However, lenders entering this market have to take a new approach to choosing their customers. To maximise the potential in the sub-prime sector, lenders need to assess each risk individually. For a company to enter the sub-prime sector there are some decision-making hurdles to overcome:

  • If presently using a manual underwriting approach to lending, a company may not have the necessary expertise or resources to expand into this new area
  • If using a combination of scorecards and underwriting, the present scorecard may not be relevant to this new sector as it will not have been modelled on this unique profile of customer


Looking Towards Technology

To succeed, organisations are already realising the need for more advanced technology that can offer real time decision making that is both fast and accurate, whilst facilitating assessment of the applicant as an individual.

Technology is playing a major role, as adaptive learning solutions, such as Decider™ decision-support solution from Neural Technologies, ease the sub-prime assessment risk. Decider™ produces bespoke scorecards based on past lending decisions and results. It continually evolves by learning from new data and the outcome of new lending decisions meaning it stays constantly fresh and accurate.

Credit Scoring

Credit scoring has been in use for many years. This technology was introduced to enable companies to overcome the problems associated with the ‘underwriter only’ approach to credit granting decisions. This is not to erode the professionalism of any individual but merely states that additional benefits can be achieved when underwriting expertise is directed to specific applications.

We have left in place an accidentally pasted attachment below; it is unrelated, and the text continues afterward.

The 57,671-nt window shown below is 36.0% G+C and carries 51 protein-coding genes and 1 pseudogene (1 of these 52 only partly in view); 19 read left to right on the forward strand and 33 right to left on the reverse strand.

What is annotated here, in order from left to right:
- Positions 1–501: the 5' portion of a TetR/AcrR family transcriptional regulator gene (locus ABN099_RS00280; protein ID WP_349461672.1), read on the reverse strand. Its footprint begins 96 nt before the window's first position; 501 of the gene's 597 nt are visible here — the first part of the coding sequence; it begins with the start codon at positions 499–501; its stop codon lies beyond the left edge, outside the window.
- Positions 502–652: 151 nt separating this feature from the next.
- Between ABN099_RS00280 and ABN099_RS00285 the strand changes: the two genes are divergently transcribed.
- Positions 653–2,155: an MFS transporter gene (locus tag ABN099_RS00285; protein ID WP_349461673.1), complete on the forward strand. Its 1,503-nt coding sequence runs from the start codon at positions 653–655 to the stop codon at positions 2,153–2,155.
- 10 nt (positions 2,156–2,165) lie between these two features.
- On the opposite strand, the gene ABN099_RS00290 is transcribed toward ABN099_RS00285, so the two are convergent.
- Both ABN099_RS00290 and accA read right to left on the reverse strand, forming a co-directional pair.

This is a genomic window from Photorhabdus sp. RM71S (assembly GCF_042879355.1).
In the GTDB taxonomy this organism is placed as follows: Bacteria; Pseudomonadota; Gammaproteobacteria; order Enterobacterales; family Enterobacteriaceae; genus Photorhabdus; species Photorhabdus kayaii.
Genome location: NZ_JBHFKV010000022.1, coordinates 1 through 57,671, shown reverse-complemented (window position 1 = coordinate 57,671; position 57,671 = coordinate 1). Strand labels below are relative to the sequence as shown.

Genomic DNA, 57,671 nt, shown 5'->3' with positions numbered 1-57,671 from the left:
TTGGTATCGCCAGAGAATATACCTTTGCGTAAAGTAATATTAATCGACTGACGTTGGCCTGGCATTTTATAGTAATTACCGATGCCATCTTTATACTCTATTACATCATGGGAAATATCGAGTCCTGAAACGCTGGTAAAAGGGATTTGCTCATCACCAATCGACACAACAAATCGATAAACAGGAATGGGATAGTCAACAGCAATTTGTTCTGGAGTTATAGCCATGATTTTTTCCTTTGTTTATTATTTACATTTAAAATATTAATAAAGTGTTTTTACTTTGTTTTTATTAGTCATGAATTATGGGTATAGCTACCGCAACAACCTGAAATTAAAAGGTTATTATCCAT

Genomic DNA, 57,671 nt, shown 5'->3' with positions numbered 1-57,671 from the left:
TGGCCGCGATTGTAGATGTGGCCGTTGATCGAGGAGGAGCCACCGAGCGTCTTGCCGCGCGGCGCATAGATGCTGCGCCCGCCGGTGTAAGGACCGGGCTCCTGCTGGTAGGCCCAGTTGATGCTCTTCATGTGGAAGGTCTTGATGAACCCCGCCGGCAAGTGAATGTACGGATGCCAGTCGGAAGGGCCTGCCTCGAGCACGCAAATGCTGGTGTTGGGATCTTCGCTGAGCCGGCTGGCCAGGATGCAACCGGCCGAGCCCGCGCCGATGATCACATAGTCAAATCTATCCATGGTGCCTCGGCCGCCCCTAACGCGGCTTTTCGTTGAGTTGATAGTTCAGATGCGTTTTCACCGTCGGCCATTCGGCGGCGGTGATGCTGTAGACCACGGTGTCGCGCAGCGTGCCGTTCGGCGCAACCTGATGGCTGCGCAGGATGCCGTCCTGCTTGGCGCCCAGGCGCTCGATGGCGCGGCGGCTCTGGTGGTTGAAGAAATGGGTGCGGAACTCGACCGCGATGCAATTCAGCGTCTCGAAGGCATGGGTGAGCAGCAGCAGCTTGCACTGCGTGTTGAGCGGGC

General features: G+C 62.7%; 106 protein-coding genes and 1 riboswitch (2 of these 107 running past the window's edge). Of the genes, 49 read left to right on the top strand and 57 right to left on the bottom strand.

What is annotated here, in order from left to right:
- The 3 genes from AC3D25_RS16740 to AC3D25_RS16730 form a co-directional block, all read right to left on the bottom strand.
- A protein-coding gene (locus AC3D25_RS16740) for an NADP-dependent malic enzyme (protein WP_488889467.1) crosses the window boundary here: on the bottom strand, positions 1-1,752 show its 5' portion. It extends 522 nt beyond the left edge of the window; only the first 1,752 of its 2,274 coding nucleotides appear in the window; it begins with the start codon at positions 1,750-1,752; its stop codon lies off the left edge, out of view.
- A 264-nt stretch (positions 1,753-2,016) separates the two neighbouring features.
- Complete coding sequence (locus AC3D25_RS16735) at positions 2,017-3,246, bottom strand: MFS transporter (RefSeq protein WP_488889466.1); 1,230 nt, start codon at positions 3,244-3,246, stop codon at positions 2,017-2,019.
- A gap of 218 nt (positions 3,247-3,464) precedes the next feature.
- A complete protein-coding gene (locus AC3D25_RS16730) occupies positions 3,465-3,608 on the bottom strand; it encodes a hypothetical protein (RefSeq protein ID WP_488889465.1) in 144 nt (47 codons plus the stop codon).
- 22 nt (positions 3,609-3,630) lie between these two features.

Credit scoring should not be thought of as the final decision-maker, it is better thought of as a decision-support tool that helps an organisation to better concentrate its underwriting resources. The main advantages of implementing a credit scoring system are that it provides a company with:

  • Objective decision-making by treating each risk individually
  • The ability to concentrate underwriting resources on the marginal cases
  • Control and regulation
  • Design flexibility so that customers and/or products can be segmented. This is especially useful when cross-selling other products or services


Conclusion

Growing competition means future financial institutions that will only lend to class A or low risks will find it hard to succeed in the UK or the increasingly global market place, without drastically cutting margins. Sub-prime lending provides a high growth opportunity for UK institutions and can be highly profitable.

In America, sub-prime lending is the industry’s fastest growing sector. The sub-prime market in the US is estimated to be $60 billion with an annual growth of 15%. It is expected that the UK market will grow at least as quickly, perhaps more so, as the UK is, by comparison, a relatively under developed market for sub-prime lending. Some commentators also suspect that mainstream credit scoring systems have not kept up with the structural changes that took place in the employment market since the recession of the early 1990’s. This means that many more people fall into the sub-prime market than may be strictly necessary.

The most important message is that “a high risk does not necessarily mean a bad risk”. However, any company entering this market will have to change its underwriting approach. An adaptive credit scoring approach has the capabilities to aid the credit granting decision-making process and can help any company entering what is going to be a fast growing and highly profitable sector of the credit industry.